Jenny Turner (aka J.R. Turner) is a fellow author who has written many books of various genres, from young adult novels to adventure fantasy and seemingly everything in between. She is also the primary editor at Quake Publishing, the young adult imprint of Echelon Press, and edited this writer's first two novels. People who wear more than one professional hat are always interesting, and she was nice enough to share her thoughts on her own writing, editing the work of others and the publishing business in general.
Thanks for taking the time for an interview at Free Kittens. If you don’t mind, I’ll start with the dumb questions, such as, do you remember what first inspired you to become a writer? Was it another author, a particular book, or something else entirely?
Julie Garwood inspired me. Well, truthfully, she ruined me. I remember when For the Roses came out. I couldn’t hardly wait for the release because I’d devoured all her books more than once. On release day, I was there with money for a hard cover. Yes. I bought my first full-price hard cover—which was about half my weekly grocery budget at the time. I devoured it just as quickly—in one single day.
They say you can’t judge a book by its cover and that’s exactly what happened over the course of that long, long year waiting for another book from Garwood. I chose one bad book after another. I decided I’d rather spend my time writing the book I wanted to read, instead of reading a terrible book.
I know I’ll never forget getting that first acceptance letter for a story. What was your first publishing credit?
I had an essay published in a charity anthology with proceeds going to an abused women’s shelter. The book was Crumbs in the Keyboard and I wrote about the craziness of motherhood.
You’ve written and published stories in a variety of genres. Any particular genre you enjoy more than others?
I usually really love the book I’ve just completed or had released so I’m not sure if it’s because this book really is special, but Redemption, my urban fantasy novel, has made me fall deeply in love with the genre. A reader recently compared the ending to The Stand and I was walking on cloud nine. I loved the post-apocalyptic element—the struggle for survival against evil. All of it was just a blast.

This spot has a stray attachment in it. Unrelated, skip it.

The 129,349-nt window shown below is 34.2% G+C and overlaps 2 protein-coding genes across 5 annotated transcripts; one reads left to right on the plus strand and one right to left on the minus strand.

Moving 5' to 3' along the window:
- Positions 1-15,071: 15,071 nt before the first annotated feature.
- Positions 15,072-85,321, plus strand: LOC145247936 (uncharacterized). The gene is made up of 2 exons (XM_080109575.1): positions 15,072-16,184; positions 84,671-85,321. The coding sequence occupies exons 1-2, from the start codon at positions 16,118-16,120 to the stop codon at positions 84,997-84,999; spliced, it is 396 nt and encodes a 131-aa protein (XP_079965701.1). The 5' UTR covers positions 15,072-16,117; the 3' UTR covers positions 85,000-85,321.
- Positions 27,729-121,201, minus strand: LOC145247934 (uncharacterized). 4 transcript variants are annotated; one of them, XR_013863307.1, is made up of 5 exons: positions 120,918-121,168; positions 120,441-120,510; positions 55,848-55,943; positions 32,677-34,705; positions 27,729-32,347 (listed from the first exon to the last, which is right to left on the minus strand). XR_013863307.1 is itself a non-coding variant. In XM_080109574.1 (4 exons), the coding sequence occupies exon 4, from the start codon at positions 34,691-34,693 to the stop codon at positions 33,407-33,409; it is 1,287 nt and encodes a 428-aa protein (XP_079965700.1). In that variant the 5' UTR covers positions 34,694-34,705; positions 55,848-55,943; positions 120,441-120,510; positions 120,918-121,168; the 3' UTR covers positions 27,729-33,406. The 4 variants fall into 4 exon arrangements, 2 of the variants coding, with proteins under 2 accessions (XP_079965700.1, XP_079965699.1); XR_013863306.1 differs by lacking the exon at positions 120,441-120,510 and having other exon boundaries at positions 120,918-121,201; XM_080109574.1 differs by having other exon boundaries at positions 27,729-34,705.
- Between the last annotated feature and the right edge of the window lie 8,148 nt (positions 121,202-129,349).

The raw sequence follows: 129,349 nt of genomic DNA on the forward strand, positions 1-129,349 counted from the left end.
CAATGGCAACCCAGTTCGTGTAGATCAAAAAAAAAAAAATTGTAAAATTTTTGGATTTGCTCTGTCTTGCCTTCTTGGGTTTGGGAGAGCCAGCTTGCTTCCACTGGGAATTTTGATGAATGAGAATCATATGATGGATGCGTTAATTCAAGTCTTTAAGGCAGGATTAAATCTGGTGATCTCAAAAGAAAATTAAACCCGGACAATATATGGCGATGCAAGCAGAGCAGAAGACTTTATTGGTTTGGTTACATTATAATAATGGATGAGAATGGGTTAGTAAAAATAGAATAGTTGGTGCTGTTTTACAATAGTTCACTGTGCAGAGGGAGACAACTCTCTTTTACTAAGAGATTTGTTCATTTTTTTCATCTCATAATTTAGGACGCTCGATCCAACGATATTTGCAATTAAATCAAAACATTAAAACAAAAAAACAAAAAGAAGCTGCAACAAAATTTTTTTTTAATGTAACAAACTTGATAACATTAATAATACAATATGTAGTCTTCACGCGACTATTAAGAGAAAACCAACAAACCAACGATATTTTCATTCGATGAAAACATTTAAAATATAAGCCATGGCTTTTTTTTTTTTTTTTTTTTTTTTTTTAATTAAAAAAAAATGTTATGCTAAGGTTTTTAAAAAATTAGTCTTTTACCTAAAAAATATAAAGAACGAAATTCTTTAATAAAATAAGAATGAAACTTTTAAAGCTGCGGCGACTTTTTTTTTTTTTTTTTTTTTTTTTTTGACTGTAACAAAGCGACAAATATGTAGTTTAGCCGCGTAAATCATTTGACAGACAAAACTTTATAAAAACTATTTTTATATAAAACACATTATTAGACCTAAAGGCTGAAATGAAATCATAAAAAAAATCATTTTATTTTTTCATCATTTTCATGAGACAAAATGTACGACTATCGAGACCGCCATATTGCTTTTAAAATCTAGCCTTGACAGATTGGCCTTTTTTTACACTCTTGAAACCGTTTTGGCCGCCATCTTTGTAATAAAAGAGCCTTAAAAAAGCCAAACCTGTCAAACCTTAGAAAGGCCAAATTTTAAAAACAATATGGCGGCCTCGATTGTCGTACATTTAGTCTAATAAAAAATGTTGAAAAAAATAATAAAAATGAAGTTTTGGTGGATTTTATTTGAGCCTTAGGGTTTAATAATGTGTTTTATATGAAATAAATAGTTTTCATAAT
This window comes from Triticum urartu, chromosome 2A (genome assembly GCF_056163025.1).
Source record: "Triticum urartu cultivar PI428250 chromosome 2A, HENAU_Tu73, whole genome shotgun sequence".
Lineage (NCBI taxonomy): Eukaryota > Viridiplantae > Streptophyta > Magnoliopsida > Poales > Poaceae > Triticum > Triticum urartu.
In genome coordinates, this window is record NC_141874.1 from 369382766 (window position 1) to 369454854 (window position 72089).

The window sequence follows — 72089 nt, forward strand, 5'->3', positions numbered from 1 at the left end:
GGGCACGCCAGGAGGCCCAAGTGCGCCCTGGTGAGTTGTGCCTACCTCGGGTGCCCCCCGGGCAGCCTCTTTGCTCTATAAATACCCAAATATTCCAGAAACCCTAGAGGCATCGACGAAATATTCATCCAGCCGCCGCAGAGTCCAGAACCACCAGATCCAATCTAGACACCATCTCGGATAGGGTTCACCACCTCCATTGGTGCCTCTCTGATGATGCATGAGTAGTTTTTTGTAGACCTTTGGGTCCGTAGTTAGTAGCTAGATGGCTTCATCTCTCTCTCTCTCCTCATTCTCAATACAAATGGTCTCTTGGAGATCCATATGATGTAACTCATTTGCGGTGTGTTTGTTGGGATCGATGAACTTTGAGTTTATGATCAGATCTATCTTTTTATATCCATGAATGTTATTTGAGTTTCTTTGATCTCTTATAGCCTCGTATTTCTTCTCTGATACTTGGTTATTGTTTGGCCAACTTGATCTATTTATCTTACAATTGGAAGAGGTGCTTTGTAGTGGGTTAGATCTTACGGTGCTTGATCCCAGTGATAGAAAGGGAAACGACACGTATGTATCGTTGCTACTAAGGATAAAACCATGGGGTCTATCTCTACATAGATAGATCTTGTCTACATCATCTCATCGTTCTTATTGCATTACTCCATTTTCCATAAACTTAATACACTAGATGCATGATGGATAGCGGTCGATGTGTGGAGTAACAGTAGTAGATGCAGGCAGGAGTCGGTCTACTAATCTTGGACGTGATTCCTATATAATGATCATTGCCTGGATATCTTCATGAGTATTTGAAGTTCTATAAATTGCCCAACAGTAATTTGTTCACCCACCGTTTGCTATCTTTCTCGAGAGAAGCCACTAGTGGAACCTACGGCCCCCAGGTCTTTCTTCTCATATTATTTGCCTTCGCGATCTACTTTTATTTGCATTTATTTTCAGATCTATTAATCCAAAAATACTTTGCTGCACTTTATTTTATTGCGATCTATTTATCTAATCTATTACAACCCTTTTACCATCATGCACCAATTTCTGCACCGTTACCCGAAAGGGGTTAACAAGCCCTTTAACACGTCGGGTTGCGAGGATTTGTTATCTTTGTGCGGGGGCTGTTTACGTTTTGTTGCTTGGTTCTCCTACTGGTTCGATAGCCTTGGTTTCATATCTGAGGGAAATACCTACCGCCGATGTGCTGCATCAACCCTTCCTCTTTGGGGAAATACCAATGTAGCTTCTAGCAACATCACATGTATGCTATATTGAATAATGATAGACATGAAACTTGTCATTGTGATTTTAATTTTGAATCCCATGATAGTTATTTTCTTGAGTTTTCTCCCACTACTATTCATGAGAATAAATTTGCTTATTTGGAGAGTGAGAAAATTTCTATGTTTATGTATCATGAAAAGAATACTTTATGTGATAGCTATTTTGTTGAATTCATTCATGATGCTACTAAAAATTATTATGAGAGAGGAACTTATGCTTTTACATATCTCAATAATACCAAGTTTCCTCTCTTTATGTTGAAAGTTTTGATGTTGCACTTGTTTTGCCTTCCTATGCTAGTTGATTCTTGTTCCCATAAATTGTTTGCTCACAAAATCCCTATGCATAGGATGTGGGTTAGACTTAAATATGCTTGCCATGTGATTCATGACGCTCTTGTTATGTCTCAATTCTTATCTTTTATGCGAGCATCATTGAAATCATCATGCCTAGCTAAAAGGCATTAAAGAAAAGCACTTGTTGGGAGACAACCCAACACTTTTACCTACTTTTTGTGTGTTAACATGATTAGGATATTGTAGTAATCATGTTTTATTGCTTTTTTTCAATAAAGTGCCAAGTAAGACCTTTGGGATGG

Your most recent young adult novels are the three (so far) in your Extreme Hauntings series. How would you describe these books to those who are curious?
Kaylee, the heroine, is such a superb character to work with. These books led me toward the more paranormal/supernatural aspects of writing. After having such a fabulous time working with ghosts, demons, and monsters, I wondered why I waited so long. The quest for internal understanding when the whole world has gone wacko, and everyone thinks Kaylee’s gone wacko, is a really cool dichotomy to work with.
Did you always intend Extreme Hauntings to be a series, or did you start off thinking the first would just be a stand-alone novel?
I had been invited to write a YA series for Quake, so I knew in the beginning there would be six books total.
I’ve been fleshing out the concepts and outline for the fourth book. This one takes place in a boot camp for teens. Kaylee and Davey are convicted of arson and assault, and the courts are not happy with them considering the legal trouble they’ve faced in the past. I’m looking forward to seeing how the authority figures in this book handle what happens when the supernatural entities begin to make themselves known.
What are some of the challenges in writing young adult horror, a genre where it can be easy to cross the line between what‘s acceptable and unacceptable for kids?
My biggest concern is making sure the horror feels real to the reader. I don’t rely on the gross or the morbid to make them squirm. These are ghost stories and I really want to convey that spookiness, that terrifying moment when those eyes you feel on you in an empty room prove to belong to an unknown, unseen entity. That’s not an easy task, but it’s one I hope I accomplished.
What is the one book you’ve published you are the most proud of? Why?